AARDA Applauds the New Yorker’s Meghan O’Rourke for Indepth Article on Autoimmunity
Source Newsroom: American Autoimmune Related Diseases Association (AARDA)
Newswise — The American Autoimmune Related Diseases Association (AARDA) congratulates The New Yorker magazine and its contributing writer Meghan O’Rourke for her first-person account of the daily struggle living with autoimmune disease (AD) and showcasing autoimmunity as a major U.S. health issue.
“Will I Ever Get Better? Meghan O’Rourke on the Autoimmune Epidemic” is featured in the August 26, 2013 issue of The New Yorker.
“Given the cold, hard facts we at AARDA know about the pervasiveness of autoimmune disease – 50 million Americans are afflicted, more than 100 diseases, one of the top 10 leading causes of death of women under 65 and responsible for more than $100 billion dollars in direct health care costs – Ms. O’Rourke’s personal story eloquently captures the frustration, anxiety and confusion of first getting an autoimmune diagnosis and then the realities of living on a daily basis with a chronic illness with no cure and few treatment options,” said Virginia Ladd, executive director, AARDA.
Unfortunately, according to Ladd, O’Rourke’s experience is a familiar one for many autoimmune disease patients. The article highlights one of AARDA’s main priorities which is to establish diagnostic, treatment and research autoimmune centers, like the one currently in Israel, where a single doctor would coordinate and oversee a patient’s care, similar to a cancer center.
“One of AARDA’s other major challenges is educating Americans about recognizing autoimmunity as a major disease category, like cancer or heart disease, so we are truly grateful to The New Yorker for giving autoimmune disease such a prominent national forum.”
AARDA’s latest national public opinion poll, which provides benchmarks every five years, indicates greater awareness is still sorely needed.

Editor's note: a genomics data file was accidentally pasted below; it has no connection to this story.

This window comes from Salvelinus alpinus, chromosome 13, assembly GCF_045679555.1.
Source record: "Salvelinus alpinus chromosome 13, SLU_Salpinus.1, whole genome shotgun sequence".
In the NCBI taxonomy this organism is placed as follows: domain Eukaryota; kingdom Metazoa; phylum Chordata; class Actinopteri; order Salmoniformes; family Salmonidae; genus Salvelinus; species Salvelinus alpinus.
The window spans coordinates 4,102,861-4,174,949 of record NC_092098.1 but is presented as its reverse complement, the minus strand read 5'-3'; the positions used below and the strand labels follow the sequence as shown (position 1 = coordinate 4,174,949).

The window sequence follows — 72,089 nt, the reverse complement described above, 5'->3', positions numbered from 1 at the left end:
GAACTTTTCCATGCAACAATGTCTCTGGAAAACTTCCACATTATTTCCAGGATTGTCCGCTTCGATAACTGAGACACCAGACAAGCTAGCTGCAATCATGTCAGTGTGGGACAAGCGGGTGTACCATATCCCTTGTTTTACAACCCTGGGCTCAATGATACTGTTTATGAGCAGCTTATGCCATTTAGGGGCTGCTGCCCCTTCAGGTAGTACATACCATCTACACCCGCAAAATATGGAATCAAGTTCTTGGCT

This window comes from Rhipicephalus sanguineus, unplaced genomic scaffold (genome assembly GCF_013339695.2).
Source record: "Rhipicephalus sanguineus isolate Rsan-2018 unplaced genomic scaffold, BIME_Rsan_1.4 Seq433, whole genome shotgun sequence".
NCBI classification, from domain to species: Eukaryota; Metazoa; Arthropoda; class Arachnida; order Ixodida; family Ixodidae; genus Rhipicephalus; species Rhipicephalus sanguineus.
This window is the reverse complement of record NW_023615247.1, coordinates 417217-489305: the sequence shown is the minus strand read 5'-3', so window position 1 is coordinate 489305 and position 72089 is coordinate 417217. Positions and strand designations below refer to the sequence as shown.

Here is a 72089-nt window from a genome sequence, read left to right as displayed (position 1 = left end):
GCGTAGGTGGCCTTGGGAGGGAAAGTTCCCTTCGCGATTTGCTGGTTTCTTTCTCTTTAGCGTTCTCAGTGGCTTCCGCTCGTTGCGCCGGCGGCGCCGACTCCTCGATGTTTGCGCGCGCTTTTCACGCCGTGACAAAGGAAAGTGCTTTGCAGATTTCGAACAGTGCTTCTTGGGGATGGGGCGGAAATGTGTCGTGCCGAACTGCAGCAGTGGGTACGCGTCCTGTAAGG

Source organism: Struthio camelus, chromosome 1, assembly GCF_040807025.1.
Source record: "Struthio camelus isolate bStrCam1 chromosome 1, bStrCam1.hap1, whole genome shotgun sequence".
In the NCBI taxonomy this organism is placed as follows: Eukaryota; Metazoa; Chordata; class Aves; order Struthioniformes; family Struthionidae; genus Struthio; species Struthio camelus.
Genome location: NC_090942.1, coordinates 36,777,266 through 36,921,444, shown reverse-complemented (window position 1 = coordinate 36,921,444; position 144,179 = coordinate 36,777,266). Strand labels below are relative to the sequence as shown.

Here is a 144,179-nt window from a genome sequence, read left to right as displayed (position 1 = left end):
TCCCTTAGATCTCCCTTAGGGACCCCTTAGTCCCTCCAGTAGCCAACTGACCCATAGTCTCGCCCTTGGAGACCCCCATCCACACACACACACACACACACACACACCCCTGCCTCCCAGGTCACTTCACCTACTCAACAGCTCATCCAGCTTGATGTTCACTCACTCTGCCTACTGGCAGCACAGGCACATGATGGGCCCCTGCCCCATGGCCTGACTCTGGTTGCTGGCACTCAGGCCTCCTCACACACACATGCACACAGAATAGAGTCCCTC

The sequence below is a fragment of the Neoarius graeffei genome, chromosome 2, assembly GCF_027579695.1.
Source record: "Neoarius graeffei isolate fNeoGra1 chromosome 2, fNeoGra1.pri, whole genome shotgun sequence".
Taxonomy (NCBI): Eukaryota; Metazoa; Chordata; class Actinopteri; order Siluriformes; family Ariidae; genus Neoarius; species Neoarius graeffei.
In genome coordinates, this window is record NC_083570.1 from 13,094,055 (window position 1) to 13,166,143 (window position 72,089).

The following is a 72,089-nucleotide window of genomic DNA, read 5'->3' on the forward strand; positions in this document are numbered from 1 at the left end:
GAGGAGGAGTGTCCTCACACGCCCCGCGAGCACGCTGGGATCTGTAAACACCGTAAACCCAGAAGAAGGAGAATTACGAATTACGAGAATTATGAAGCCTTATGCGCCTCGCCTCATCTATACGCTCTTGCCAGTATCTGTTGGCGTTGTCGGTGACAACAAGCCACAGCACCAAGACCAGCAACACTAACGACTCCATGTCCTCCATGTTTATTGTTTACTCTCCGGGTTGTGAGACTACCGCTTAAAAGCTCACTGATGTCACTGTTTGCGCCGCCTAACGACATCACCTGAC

This newest survey, conducted by GfK Roper, reveals good and bad news. The good news is that over the last decade, Americans’ ability to name an AD has jumped by nearly 10 percent. The bad news, though, is that overall less than one in five Americans -- or 15 percent -- can name an AD. In addition, for the first time, the survey asked respondents if they know anyone with an AD and few, only 17 percent, said yes.
“Yet almost everyone knows someone with an autoimmune disease, they just don’t know the disease is autoimmune,” said Ladd. “This creates a major problem for early diagnosis as these diseases run in families, often manifesting as different autoimmune diseases. Patients don’t understand the connection between them so they fail to share their family history of autoimmune diseases with their physicians.”
About Autoimmune Disease
Autoimmune disease (AD) disproportionately affects women. Of the 50 million Americans living and coping with ADs, more than 75 percent are women. AD is one of the top 10 leading causes of death of women under the age of 65. It encompasses more than 100 diseases, including psoriasis, Graves’ disease, Sjogren’s syndrome, multiple sclerosis, rheumatoid arthritis, Crohn’s disease and lupus. It is responsible for more than $100 billion in direct health care costs annually.
American Autoimmune Related Diseases Association (AARDA) is the nation's only non-profit organization dedicated to bringing a national focus to autoimmunity as a category of disease and a major women's health issue, and promoting a collaborative research effort in order to find better treatments and a cure for all autoimmune diseases. For more information, please visit www.aarda.org.
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